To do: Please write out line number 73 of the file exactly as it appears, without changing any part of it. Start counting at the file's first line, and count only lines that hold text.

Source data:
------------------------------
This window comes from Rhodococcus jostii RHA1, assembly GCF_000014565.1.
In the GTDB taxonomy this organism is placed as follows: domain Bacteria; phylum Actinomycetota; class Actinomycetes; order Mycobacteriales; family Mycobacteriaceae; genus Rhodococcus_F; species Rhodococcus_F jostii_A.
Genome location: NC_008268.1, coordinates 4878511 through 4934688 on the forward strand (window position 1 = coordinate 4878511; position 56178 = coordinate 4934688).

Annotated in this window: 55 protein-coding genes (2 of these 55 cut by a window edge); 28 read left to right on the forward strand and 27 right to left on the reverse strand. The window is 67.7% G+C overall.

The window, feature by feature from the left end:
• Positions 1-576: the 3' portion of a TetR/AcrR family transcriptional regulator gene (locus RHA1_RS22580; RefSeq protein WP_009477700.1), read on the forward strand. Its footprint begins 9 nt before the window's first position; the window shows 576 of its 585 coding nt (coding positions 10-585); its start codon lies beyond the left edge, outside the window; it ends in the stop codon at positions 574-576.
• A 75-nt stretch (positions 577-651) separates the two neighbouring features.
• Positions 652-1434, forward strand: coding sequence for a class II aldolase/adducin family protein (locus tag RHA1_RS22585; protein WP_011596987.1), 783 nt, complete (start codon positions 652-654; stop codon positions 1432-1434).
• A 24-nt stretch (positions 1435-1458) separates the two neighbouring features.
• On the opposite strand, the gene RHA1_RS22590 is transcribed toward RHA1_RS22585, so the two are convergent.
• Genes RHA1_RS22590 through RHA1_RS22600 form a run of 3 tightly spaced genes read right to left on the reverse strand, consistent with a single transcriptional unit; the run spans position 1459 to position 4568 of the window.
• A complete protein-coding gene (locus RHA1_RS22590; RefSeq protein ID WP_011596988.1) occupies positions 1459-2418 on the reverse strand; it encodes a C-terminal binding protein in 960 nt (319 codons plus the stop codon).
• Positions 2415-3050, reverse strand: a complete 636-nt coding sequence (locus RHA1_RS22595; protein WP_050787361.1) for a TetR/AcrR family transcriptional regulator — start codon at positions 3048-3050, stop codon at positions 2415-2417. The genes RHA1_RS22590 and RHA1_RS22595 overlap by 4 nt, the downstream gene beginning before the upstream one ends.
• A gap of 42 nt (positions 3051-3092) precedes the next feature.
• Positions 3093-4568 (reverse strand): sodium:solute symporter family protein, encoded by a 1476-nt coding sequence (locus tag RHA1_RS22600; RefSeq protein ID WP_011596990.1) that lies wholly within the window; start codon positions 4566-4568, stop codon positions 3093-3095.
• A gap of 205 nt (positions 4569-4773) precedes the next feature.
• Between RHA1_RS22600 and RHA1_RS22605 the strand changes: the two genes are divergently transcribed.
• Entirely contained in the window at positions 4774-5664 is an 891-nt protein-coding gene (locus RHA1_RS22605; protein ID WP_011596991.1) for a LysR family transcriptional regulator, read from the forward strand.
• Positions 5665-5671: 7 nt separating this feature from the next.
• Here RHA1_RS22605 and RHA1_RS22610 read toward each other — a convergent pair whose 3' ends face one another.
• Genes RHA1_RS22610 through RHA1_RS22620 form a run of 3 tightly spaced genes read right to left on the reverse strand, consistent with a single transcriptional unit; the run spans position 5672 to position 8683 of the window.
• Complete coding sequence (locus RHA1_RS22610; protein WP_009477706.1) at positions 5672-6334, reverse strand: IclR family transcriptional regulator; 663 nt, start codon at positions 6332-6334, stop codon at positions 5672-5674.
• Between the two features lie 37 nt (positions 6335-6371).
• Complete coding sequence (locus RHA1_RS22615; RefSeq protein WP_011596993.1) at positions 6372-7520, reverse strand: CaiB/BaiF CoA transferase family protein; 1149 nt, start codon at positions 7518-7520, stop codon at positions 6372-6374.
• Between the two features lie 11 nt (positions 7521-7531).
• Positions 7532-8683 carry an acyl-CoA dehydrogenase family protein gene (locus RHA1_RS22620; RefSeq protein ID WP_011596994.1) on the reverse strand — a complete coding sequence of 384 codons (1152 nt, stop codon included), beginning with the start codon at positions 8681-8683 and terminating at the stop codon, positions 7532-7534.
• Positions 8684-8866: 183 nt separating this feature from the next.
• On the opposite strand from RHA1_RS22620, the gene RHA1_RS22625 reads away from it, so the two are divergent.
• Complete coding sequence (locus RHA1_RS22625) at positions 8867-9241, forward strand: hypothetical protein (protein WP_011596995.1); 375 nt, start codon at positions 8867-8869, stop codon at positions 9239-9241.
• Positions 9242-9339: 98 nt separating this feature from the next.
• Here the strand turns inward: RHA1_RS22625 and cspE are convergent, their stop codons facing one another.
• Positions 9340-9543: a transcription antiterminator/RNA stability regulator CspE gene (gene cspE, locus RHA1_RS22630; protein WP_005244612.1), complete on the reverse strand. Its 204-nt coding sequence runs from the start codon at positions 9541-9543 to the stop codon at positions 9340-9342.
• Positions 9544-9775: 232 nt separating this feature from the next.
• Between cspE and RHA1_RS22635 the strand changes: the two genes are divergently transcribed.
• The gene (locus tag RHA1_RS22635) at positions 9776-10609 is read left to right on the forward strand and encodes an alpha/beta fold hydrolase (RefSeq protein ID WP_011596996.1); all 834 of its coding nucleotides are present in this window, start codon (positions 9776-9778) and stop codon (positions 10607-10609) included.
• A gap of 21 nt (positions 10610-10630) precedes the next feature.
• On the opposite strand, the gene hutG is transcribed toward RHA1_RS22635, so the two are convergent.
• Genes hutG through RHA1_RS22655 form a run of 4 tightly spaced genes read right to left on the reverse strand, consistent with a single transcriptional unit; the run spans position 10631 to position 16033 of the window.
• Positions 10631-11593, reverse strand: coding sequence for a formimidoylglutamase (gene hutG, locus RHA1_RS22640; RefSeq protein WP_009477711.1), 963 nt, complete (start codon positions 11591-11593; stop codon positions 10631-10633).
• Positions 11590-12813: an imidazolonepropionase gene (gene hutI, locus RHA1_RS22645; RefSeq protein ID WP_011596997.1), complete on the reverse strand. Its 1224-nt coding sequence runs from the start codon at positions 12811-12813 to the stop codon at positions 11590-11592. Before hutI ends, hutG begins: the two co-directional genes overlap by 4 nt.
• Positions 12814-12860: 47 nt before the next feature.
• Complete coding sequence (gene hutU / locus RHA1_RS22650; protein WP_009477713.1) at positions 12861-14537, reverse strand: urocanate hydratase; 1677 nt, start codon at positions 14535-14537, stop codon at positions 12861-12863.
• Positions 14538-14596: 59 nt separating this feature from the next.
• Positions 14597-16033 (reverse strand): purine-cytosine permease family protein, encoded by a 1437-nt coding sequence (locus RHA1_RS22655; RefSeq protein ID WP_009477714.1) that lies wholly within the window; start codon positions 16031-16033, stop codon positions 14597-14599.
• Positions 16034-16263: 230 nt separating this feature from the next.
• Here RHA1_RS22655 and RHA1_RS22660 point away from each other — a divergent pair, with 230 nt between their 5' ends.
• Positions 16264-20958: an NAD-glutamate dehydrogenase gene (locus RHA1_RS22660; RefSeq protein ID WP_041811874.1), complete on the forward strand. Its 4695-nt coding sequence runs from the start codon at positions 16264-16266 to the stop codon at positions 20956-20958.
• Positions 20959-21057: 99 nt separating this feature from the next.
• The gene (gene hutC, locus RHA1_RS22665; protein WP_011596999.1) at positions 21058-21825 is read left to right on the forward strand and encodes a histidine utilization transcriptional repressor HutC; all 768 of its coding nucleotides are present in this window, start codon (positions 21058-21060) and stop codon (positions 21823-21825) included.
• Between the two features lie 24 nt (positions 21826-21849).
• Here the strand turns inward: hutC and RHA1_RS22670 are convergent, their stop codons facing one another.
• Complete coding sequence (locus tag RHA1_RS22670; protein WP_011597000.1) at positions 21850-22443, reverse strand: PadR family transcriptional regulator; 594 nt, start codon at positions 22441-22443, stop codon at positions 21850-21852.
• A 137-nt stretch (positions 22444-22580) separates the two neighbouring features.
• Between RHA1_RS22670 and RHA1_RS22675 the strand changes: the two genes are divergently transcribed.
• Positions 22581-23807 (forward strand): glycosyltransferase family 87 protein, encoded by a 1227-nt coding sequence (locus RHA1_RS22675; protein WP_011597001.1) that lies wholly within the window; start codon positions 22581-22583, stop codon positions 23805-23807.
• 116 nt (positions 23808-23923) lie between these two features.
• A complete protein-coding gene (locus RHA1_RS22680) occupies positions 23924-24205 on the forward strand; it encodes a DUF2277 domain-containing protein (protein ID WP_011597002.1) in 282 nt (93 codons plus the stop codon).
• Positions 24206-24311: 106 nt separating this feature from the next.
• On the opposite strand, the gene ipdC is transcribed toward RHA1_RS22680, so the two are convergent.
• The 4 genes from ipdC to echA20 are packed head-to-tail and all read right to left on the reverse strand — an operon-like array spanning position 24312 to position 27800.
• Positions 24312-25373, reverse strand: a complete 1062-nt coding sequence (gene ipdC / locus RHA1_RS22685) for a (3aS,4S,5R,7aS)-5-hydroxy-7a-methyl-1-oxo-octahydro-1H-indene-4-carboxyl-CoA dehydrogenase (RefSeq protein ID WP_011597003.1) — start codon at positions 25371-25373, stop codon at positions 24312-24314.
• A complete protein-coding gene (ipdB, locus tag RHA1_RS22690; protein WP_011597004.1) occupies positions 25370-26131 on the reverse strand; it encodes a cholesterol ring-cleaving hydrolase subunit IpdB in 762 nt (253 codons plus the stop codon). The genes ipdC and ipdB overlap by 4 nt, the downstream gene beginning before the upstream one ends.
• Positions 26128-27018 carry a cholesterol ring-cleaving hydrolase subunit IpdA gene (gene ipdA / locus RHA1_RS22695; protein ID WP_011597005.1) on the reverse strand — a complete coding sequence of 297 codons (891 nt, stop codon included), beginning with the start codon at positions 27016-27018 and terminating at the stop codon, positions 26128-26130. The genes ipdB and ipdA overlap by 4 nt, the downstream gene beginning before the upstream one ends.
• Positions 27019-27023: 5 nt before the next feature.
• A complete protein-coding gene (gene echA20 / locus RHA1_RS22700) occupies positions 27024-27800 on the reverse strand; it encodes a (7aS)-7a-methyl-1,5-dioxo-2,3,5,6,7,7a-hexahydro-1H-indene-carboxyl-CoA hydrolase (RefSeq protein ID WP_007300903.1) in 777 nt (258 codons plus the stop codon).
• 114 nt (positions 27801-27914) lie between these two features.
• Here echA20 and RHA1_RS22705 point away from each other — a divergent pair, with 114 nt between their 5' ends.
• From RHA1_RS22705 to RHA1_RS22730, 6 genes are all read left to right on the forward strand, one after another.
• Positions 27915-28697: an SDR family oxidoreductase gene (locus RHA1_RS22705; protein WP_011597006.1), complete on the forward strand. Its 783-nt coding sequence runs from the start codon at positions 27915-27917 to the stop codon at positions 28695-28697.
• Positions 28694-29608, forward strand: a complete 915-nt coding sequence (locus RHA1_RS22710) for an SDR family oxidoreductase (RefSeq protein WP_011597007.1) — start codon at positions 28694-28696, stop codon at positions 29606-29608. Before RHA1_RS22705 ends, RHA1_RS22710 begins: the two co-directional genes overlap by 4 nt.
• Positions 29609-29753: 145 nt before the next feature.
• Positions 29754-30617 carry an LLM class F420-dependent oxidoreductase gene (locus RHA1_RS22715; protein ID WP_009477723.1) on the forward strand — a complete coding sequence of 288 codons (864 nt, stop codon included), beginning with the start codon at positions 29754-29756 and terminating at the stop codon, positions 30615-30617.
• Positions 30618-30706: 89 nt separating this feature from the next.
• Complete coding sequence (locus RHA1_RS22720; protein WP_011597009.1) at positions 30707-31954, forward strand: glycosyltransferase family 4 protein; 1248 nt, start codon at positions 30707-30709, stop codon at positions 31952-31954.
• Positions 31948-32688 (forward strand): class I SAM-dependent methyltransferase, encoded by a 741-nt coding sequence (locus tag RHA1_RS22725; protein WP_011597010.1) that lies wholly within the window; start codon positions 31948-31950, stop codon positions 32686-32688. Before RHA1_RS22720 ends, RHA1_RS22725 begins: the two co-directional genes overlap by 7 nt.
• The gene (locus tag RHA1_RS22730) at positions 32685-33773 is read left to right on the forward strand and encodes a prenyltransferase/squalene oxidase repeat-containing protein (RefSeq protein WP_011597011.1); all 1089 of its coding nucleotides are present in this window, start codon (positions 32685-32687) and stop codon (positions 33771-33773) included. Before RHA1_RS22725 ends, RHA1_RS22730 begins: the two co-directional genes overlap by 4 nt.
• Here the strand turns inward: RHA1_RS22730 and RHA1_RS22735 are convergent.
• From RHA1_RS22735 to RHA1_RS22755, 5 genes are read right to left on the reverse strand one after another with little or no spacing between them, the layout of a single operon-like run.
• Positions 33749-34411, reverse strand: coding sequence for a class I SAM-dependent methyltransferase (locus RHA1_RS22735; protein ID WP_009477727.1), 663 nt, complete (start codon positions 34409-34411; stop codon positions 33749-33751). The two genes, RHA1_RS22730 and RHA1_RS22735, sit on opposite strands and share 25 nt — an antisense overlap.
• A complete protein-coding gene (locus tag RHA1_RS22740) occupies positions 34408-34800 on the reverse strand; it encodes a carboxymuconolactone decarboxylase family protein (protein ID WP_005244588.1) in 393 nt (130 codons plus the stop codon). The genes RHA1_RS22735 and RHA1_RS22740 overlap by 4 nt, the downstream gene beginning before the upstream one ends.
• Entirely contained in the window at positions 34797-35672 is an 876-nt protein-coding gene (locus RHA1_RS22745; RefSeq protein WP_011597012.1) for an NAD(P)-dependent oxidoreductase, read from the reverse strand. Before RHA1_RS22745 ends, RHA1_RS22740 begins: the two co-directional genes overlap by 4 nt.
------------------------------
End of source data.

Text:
• Positions 30618-30706: 89 nt separating this feature from the next.